409

I want to change the key of an entry in a Python dictionary.

Is there a straightforward way to do this?

18 Answers 18

792

Easily done in 2 steps:

dictionary[new_key] = dictionary[old_key]
del dictionary[old_key]

Or in 1 step:

dictionary[new_key] = dictionary.pop(old_key)

which will raise KeyError if dictionary[old_key] is undefined. Note that this will delete dictionary[old_key].

>>> dictionary = { 1: 'one', 2:'two', 3:'three' }
>>> dictionary['ONE'] = dictionary.pop(1)
>>> dictionary
{2: 'two', 3: 'three', 'ONE': 'one'}
>>> dictionary['ONE'] = dictionary.pop(1)
Traceback (most recent call last):
  File "<input>", line 1, in <module>
KeyError: 1
  • 64
    This will raise a KeyError either way if the key is not existing, but you could use dict[new_value] = dict.pop(old_value, some_default_value) to avoid that – Tobias Kienzler Jul 31 '13 at 10:59
  • 3
    Note that this would also affect the position of the key in CPython 3.6+ / Pypy and Python 3.7+. That is in general the position of old_key will be different from the position of new_key. – norok2 Jan 24 '20 at 20:16
69

if you want to change all the keys:

d = {'x':1, 'y':2, 'z':3}
d1 = {'x':'a', 'y':'b', 'z':'c'}

In [10]: dict((d1[key], value) for (key, value) in d.items())
Out[10]: {'a': 1, 'b': 2, 'c': 3}

if you want to change single key: You can go with any of the above suggestion.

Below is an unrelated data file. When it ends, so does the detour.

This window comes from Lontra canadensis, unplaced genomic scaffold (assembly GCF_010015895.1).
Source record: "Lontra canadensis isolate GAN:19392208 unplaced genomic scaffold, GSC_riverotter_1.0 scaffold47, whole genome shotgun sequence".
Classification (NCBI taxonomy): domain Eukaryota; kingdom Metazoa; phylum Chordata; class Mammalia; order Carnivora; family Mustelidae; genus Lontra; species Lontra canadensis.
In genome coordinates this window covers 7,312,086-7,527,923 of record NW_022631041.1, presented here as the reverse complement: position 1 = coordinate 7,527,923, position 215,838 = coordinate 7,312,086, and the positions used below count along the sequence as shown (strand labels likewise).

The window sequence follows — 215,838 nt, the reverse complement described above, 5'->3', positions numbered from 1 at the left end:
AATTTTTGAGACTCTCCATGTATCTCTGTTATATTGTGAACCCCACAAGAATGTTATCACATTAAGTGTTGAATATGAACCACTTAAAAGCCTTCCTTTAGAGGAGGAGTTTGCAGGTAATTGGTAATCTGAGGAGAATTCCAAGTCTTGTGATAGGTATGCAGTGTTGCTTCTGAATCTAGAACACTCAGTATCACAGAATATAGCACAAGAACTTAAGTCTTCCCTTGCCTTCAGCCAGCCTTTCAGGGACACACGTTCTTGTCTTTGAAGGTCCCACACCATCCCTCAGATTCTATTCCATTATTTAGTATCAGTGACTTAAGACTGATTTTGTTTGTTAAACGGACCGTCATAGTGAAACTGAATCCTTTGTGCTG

• 3
    This creates a new dictionary rather than updating an existing one -- which may not be important, but isn't what was asked. – martineau Dec 10 '10 at 17:33
  • 19
    Same answer with a dictionary comprehension: { d1[key] : value for key, value in d.items() } – Morwenn Jun 19 '13 at 12:26
39

pop'n'fresh

>>>a = {1:2, 3:4}
>>>a[5] = a.pop(1)
>>>a
{3: 4, 5: 2}
>>> 
31

In python 2.7 and higher, you can use dictionary comprehension: This is an example I encountered while reading a CSV using a DictReader. The user had suffixed all the column names with ':'

ori_dict = {'key1:' : 1, 'key2:' : 2, 'key3:' : 3}

to get rid of the trailing ':' in the keys:

corrected_dict = { k.replace(':', ''): v for k, v in ori_dict.items() }

  • "AttributeError: 'dict' object has no attribute 'replace'" – user1318135 Jul 12 '16 at 12:05
  • 3
    user1318125, I would suggest trying copy paste. This works for me in the python console (the .replace is being executed on the string that is used as the key) – north.mister Jul 28 '16 at 19:19
11

Since keys are what dictionaries use to lookup values, you can't really change them. The closest thing you can do is to save the value associated with the old key, delete it, then add a new entry with the replacement key and the saved value. Several of the other answers illustrate different ways this can be accomplished.

7

If you have a complex dict, it means there is a dict or list within the dict:

myDict = {1:"one",2:{3:"three",4:"four"}}
myDict[2][5] = myDict[2].pop(4)
print myDict

Output
{1: 'one', 2: {3: 'three', 5: 'four'}}
5

No direct way to do this, but you can delete-then-assign

d = {1:2,3:4}

d[newKey] = d[1]
del d[1]

or do mass key changes:

d = dict((changeKey(k), v) for k, v in d.items())
  • 3
    d = { changeKey(k): v for k, v in d.items()} – Erich Aug 23 '18 at 17:34